In 2010, Mexican-origin Latinos accounted for 63 percent of all Latinos. All the other major Hispanic nationality groups grew significantly. Puerto Ricans, for example, accounted for 4.6 million, and Cubans and Salvadorans reached 1.8 million and 1.6 million, respectively (Ennis, Rios-Vargas, and Albert 2011, 2–3).

Latinos who reported other Hispanic origins also increased. This group includes other Central Americans, South Americans, and Spaniards. These nationalities, which have seen large percentage increases in their American presence, migrate from nations that experience severe violence and economic problems, such as Spain, Colombia, El Salvador, Guatemala, and Honduras (Ennis, Rios-Vargas, and Albert 2011, 3).

The Latino impact on the United States can perhaps be better appreciated by a comparison of immigration from one century to another. In 1910, Germany was the top country of birth among U.S. immigrants, with Germans constituting the biggest immigrant group in seventeen states and with Mexico dominating in only three states (Arizona, New Mexico, and Texas). In 2010, persons of Mexican descent represented the major immigrant group in thirty-five states, while Germany dropped out completely from the number one position. The remarkable fact is that among the thirty-five states, Mexican immigrants dominate on the West Coast, from south to north; in some states along the Canadian border; in a few East Coast states, and in the South and along the Southern border, with the exception of Florida (Krogstad and Lopez 2014, 2010 map).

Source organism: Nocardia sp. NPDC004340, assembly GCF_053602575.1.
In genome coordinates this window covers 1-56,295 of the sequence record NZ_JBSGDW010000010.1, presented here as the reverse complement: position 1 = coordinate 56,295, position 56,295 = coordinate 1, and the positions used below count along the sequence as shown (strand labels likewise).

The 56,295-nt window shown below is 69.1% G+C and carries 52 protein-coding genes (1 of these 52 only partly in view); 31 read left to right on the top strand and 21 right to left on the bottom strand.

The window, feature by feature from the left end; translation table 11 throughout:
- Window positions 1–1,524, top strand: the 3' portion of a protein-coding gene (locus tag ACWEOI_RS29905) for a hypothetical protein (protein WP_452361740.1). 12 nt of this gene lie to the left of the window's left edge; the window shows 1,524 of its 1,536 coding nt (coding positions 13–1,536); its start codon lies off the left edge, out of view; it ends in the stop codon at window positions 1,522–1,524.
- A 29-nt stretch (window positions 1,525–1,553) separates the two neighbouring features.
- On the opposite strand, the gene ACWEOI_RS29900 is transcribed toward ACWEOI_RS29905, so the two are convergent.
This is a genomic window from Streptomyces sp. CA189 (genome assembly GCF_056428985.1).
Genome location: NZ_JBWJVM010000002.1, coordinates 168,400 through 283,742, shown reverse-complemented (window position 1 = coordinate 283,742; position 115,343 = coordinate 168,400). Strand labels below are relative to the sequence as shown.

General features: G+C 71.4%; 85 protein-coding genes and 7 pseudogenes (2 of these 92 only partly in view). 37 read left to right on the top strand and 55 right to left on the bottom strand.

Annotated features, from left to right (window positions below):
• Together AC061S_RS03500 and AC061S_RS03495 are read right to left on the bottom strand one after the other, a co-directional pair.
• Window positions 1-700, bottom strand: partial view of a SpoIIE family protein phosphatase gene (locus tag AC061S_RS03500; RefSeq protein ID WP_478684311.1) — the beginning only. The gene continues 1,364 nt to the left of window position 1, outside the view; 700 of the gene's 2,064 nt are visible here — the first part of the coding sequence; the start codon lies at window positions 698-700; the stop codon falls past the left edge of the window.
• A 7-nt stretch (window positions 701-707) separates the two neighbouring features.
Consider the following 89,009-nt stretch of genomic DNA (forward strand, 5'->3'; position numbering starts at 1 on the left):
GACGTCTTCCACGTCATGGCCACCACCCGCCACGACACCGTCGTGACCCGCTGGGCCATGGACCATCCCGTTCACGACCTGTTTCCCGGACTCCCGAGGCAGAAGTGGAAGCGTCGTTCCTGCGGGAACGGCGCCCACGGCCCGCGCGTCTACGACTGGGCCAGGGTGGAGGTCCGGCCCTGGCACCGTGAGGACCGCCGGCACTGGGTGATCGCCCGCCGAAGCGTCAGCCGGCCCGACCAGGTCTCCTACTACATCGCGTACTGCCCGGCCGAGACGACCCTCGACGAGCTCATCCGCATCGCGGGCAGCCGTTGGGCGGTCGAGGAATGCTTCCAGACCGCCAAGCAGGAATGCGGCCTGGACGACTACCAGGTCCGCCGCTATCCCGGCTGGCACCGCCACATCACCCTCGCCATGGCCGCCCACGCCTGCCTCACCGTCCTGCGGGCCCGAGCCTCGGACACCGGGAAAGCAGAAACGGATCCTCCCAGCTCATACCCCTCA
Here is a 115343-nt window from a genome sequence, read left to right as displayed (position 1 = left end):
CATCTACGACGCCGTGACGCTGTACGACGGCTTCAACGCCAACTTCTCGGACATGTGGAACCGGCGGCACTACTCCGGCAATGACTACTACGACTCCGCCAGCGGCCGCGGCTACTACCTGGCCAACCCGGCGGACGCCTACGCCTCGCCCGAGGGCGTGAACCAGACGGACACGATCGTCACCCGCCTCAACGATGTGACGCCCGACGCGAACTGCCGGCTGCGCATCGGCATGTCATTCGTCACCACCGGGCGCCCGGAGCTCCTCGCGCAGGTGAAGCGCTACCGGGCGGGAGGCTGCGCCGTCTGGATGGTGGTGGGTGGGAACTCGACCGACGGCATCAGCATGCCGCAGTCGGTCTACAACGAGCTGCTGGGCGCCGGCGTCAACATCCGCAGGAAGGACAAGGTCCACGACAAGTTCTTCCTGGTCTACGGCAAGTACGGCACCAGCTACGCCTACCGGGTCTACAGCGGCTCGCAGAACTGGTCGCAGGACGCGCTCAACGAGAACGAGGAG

In 2010, some 41 percent of all Latinos lived in the West and 36 percent lived in the South. The other 23 percent resided in the Northeast and the Midwest. In the West, Latinos accounted for 29 percent of the population, exceeding the then national Latino population average of 16 percent. Of major importance to the rights of Latinos in the criminal justice system, the 2010 Census revealed an extraordinary 57 percent Latino growth in the South, an increase that was four times the overall 14 percent growth of the population. In the Midwest, the Latino population increased by 49 percent from 2000, more than twelve times the 4 percent growth of the total population in that region (Krogstad and Lopez 2014, 4–6).